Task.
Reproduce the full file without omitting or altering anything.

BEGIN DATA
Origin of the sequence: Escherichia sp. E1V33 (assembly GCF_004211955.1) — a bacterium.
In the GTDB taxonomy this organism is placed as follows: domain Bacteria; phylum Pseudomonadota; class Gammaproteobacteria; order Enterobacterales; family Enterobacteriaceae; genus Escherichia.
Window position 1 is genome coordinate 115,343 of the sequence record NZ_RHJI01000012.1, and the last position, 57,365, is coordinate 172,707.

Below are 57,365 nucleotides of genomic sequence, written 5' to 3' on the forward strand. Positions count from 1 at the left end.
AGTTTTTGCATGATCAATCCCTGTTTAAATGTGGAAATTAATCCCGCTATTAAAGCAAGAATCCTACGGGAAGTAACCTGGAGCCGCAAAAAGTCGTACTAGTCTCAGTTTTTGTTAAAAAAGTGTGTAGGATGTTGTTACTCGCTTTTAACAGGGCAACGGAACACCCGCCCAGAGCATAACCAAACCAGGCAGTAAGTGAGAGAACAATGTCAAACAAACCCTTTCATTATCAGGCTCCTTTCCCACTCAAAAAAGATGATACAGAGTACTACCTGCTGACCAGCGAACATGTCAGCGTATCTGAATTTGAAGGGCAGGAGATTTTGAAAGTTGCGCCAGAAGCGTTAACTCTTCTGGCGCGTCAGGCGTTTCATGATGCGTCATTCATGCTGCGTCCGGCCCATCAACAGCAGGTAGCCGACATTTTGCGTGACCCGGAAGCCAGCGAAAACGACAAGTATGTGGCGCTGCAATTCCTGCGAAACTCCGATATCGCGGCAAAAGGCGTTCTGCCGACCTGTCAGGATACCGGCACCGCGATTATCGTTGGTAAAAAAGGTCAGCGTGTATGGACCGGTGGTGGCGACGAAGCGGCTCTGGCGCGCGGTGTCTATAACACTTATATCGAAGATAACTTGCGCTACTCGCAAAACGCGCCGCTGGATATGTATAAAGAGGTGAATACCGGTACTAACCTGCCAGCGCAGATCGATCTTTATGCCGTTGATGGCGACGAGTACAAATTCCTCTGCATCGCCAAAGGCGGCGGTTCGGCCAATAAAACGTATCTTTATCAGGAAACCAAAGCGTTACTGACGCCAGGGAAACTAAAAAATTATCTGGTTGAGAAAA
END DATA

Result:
Origin of the sequence: Escherichia sp. E1V33 (assembly GCF_004211955.1) — a bacterium.
In the GTDB taxonomy this organism is placed as follows: domain Bacteria; phylum Pseudomonadota; class Gammaproteobacteria; order Enterobacterales; family Enterobacteriaceae; genus Escherichia.
Window position 1 is genome coordinate 115,343 of the sequence record NZ_RHJI01000012.1, and the last position, 57,365, is coordinate 172,707.

Below are 57,365 nucleotides of genomic sequence, written 5' to 3' on the forward strand. Positions count from 1 at the left end.
AGTTTTTGCATGATCAATCCCTGTTTAAATGTGGAAATTAATCCCGCTATTAAAGCAAGAATCCTACGGGAAGTAACCTGGAGCCGCAAAAAGTCGTACTAGTCTCAGTTTTTGTTAAAAAAGTGTGTAGGATGTTGTTACTCGCTTTTAACAGGGCAACGGAACACCCGCCCAGAGCATAACCAAACCAGGCAGTAAGTGAGAGAACAATGTCAAACAAACCCTTTCATTATCAGGCTCCTTTCCCACTCAAAAAAGATGATACAGAGTACTACCTGCTGACCAGCGAACATGTCAGCGTATCTGAATTTGAAGGGCAGGAGATTTTGAAAGTTGCGCCAGAAGCGTTAACTCTTCTGGCGCGTCAGGCGTTTCATGATGCGTCATTCATGCTGCGTCCGGCCCATCAACAGCAGGTAGCCGACATTTTGCGTGACCCGGAAGCCAGCGAAAACGACAAGTATGTGGCGCTGCAATTCCTGCGAAACTCCGATATCGCGGCAAAAGGCGTTCTGCCGACCTGTCAGGATACCGGCACCGCGATTATCGTTGGTAAAAAAGGTCAGCGTGTATGGACCGGTGGTGGCGACGAAGCGGCTCTGGCGCGCGGTGTCTATAACACTTATATCGAAGATAACTTGCGCTACTCGCAAAACGCGCCGCTGGATATGTATAAAGAGGTGAATACCGGTACTAACCTGCCAGCGCAGATCGATCTTTATGCCGTTGATGGCGACGAGTACAAATTCCTCTGCATCGCCAAAGGCGGCGGTTCGGCCAATAAAACGTATCTTTATCAGGAAACCAAAGCGTTACTGACGCCAGGGAAACTAAAAAATTATCTGGTTGAGAAAA